Making Sense of Fagin, Dickens’ Most Troubling Character

By Boze Herrington

What’s a Dickens-lover to make of Fagin?

The iconic gang leader and child-stealer in Dickens’ second novel, dark mentor to the orphaned Oliver Twist, has long made for uncomfortable reading. The earliest edition of the novel (published between 1837 and 1839 in Bentley’s Miscellany) refers to him as “the Jew” no less than 250 times. Fagin’s uncomplicated portrayal as a wizened, repulsive-looking, smelly old man who hungers for money and snatches innocent Christian children away from their homes traffics in the most durable and disgusting antisemitic stereotypes.

Illustration by George Cruikshank.

Dickens’ willingness to perpetuate the oldest hatred, enshrining it in the canon of literature, is particularly baffling given his reputation as a humanist and a champion of the despised. This contrast between his professed ideals and his casual antisemitism was noted even in his own time: the Jewish Chronicle, a London weekly, lamented that “Jews alone should be excluded from the ‘sympathising heart’ of this great author and powerful friend of the oppressed.” It is, at the very least, deeply inconsiderate—suggesting not malice but a thoughtless refusal to even entertain the notion of the Jews as fully dimensional people. Fagin is not even accorded the dignity of a “Hath not a Jew eyes?” moment.  

Dickens’ later contrition in the face of reproach from the Anglo-Jewish community suggests that he was not driven by any deeply felt animosity towards the Jewish people. How, then, did a character like Fagin come to dominate one of his most beloved novels? One clue may lie in Dickens’ unique role as a popular entertainer. He had a nigh supernatural ability to channel the hopes and fears, the dreams and resentments of the masses. He was like an intricate seismograph fully attuned to the moods of the English reading public. And unfortunately in England there existed a centuries-old literary tradition of antisemitism, of which Oliver Twist is the apex.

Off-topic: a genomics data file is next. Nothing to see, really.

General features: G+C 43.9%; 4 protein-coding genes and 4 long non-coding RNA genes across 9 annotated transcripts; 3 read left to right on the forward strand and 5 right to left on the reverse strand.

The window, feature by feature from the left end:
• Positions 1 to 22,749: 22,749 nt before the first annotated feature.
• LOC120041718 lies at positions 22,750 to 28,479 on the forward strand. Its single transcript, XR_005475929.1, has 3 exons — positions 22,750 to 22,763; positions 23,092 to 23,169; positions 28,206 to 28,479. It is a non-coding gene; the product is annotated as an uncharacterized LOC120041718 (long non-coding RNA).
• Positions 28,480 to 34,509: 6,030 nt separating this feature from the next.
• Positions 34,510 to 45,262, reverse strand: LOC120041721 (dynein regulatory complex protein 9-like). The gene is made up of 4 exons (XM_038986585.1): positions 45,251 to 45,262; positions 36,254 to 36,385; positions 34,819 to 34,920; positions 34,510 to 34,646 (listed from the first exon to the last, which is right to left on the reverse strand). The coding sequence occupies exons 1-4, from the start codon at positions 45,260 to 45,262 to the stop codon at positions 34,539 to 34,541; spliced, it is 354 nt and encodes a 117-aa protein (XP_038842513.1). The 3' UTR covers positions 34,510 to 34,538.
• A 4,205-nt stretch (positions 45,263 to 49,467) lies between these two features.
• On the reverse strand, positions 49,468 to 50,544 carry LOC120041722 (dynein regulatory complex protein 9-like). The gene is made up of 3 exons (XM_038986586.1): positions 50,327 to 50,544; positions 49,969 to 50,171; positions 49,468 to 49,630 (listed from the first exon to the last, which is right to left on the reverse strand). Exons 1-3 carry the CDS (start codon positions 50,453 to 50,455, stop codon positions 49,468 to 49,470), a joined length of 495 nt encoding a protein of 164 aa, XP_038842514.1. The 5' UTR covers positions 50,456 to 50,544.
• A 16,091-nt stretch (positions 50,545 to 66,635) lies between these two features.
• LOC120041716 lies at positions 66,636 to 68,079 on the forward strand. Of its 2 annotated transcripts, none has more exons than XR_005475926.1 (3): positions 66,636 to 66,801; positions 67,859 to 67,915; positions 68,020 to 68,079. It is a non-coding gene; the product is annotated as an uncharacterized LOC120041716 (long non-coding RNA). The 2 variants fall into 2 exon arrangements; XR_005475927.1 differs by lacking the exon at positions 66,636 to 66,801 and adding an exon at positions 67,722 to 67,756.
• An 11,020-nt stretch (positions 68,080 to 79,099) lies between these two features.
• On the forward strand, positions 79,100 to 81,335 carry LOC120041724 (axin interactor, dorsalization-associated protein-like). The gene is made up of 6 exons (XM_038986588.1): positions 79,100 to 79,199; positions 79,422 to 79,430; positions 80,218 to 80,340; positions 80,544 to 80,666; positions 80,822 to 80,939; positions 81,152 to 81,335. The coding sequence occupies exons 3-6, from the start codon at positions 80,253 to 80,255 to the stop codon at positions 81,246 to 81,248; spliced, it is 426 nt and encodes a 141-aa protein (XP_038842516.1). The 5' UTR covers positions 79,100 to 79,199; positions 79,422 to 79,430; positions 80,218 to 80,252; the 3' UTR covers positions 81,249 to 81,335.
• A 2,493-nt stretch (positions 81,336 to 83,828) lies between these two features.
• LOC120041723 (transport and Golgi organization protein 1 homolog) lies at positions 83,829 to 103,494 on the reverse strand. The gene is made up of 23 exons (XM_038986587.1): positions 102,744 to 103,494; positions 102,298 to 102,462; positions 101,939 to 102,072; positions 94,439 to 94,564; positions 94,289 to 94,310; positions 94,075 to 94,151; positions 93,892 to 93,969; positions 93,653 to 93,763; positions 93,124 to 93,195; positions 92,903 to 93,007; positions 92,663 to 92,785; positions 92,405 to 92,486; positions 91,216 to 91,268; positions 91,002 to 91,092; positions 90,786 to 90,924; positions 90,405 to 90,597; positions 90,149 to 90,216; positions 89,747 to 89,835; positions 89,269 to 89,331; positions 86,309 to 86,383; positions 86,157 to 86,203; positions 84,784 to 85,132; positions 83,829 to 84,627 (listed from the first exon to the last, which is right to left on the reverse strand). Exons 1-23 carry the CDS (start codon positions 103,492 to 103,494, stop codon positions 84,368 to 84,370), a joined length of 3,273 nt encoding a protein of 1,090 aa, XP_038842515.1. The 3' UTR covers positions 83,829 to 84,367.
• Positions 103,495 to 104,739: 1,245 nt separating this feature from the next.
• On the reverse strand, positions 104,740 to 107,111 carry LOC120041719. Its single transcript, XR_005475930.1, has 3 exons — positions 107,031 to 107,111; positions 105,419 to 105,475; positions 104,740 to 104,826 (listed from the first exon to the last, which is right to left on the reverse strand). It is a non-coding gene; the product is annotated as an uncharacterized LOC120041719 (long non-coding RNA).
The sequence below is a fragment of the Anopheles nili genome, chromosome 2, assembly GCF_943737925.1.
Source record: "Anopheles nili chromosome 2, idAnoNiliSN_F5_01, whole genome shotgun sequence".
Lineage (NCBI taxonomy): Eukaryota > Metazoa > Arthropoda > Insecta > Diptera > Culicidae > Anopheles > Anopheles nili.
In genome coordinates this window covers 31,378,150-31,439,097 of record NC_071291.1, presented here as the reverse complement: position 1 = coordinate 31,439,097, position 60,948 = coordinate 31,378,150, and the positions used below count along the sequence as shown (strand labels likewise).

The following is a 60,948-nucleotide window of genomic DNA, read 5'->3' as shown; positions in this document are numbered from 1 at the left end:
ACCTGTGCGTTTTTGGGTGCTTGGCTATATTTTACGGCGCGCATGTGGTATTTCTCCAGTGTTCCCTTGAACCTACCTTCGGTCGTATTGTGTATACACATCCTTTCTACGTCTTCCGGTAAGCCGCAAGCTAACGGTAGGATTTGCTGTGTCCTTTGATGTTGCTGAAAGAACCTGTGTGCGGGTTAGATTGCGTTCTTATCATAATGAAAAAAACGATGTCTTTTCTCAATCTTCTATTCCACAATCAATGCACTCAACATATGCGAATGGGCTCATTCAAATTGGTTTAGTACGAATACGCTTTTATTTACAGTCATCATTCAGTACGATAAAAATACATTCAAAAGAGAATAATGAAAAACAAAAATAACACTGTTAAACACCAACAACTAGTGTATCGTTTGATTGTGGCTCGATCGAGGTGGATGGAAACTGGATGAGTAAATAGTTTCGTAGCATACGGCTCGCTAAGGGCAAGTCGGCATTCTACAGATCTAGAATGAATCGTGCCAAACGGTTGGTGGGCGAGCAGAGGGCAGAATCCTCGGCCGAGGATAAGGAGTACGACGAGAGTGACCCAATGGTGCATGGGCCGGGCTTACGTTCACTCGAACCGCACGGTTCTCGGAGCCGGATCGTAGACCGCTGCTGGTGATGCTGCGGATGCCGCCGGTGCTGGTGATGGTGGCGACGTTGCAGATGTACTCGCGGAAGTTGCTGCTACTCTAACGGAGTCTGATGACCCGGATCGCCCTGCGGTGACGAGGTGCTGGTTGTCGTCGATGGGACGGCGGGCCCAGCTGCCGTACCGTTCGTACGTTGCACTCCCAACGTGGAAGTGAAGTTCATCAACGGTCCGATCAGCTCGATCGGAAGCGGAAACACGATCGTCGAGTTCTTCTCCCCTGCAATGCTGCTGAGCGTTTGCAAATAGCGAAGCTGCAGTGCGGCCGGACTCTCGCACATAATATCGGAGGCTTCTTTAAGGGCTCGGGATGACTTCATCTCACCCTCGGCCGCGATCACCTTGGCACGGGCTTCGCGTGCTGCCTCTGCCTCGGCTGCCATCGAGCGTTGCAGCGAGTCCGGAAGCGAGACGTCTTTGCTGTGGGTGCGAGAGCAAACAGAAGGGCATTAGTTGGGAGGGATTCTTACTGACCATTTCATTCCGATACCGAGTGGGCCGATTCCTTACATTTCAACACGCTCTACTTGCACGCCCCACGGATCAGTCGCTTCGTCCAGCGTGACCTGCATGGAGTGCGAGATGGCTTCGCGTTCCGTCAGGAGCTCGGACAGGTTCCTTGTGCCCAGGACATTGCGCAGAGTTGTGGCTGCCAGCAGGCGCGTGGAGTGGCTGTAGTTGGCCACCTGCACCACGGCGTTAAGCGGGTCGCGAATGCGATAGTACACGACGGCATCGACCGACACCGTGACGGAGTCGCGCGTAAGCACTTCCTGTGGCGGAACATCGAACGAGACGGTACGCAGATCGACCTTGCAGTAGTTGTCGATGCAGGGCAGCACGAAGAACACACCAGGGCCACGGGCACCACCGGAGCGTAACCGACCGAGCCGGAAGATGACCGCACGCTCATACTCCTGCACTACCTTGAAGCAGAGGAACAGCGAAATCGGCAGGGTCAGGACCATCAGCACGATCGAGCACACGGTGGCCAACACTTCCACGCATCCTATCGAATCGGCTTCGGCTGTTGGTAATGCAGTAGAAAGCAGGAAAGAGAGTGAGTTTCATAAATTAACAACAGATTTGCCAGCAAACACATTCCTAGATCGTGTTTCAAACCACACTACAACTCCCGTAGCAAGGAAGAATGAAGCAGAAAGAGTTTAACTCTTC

Fagin’s roots go deep, back to the blood libels of the twelfth and thirteenth centuries in which English Jews were accused of kidnapping and murdering children. The cults that grew around the bodies of William of Norwich (1144) and Little Saint Hugh of Lincoln (1255) took it as given that Jews ritually slaughtered innocents in preparation for their Passover meals; in the latter case, eighteen Jews were hanged following a coerced confession, and a groundswell of public sentiment against the Jewish community ultimately led to their expulsion from England in 1290. It was in this context that Chaucer wrote the first canonical work of English antisemitism, “The Prioress’ Tale,” a short poem within the Canterbury Tales in which Satan stirs the hearts of the Jews to murder an annoyingly saintly seven-year-old boy.

“Oliver Twist introduced to the respectable old gentleman,” by George Cruikshank. Source:

Thus the twenty-five-year-old Charles Dickens, knowingly or not, was writing within an established literary tradition—that of the Blood Libel. As Anthony Julius writes in his book Trials of the Diaspora, “It is not surprising—indeed, it is perhaps even predictable—that the third canonic account of Jews in English literature [after Chaucer and Shylock] … should concern a guileless Christian boy lost to his mother, whose life is put in peril when he falls into the hands of a sinister Jew, but who by a miracle is rescued (twice over, each time by proxies for his mother), while the Jew is apprehended, and executed.” The plot of Oliver Twist follows the tropes and conventions of the Blood Libel genre to the letter. Dickens, however, being the literary innovator that he is, tweaks the formula slightly by casting his contempt for the Jewish antagonist in thoroughly secular terms. In contrast to Shakespeare and Chaucer, he de-emphasizes Fagin’s religion, making him an eater of sausages who frightens away the rabbis who seek to pray with him before his execution. Fagin’s great sin isn’t murdering Jesus or rejecting the self-evident truth of the Christian religion, but an all-consuming greed that drives him to steal children from their mothers so that he can pick the pockets of London. Dickens reaches the same conclusion—Jews are predatory snatchers of young boys—via more modern means.

In any case, the Jews among Dickens’ original audience were not pleased, and a growing public outcry compelled him to make significant revisions to the novel in later printings. In an incident that was recently dramatized in the children’s picture book Dear Mr. Dickens, a Jewish woman named Eliza Davis, who had purchased Dickens’ old home, wrote him a series of letters accosting him for misrepresenting the Jewish community in his portrayal of Fagin. “It has been said that Charles Dickens, the large-hearted,” she wrote, “whose works plead so eloquently and nobly for the oppressed of this country has encouraged a vile prejudice against the despised Hebrew.”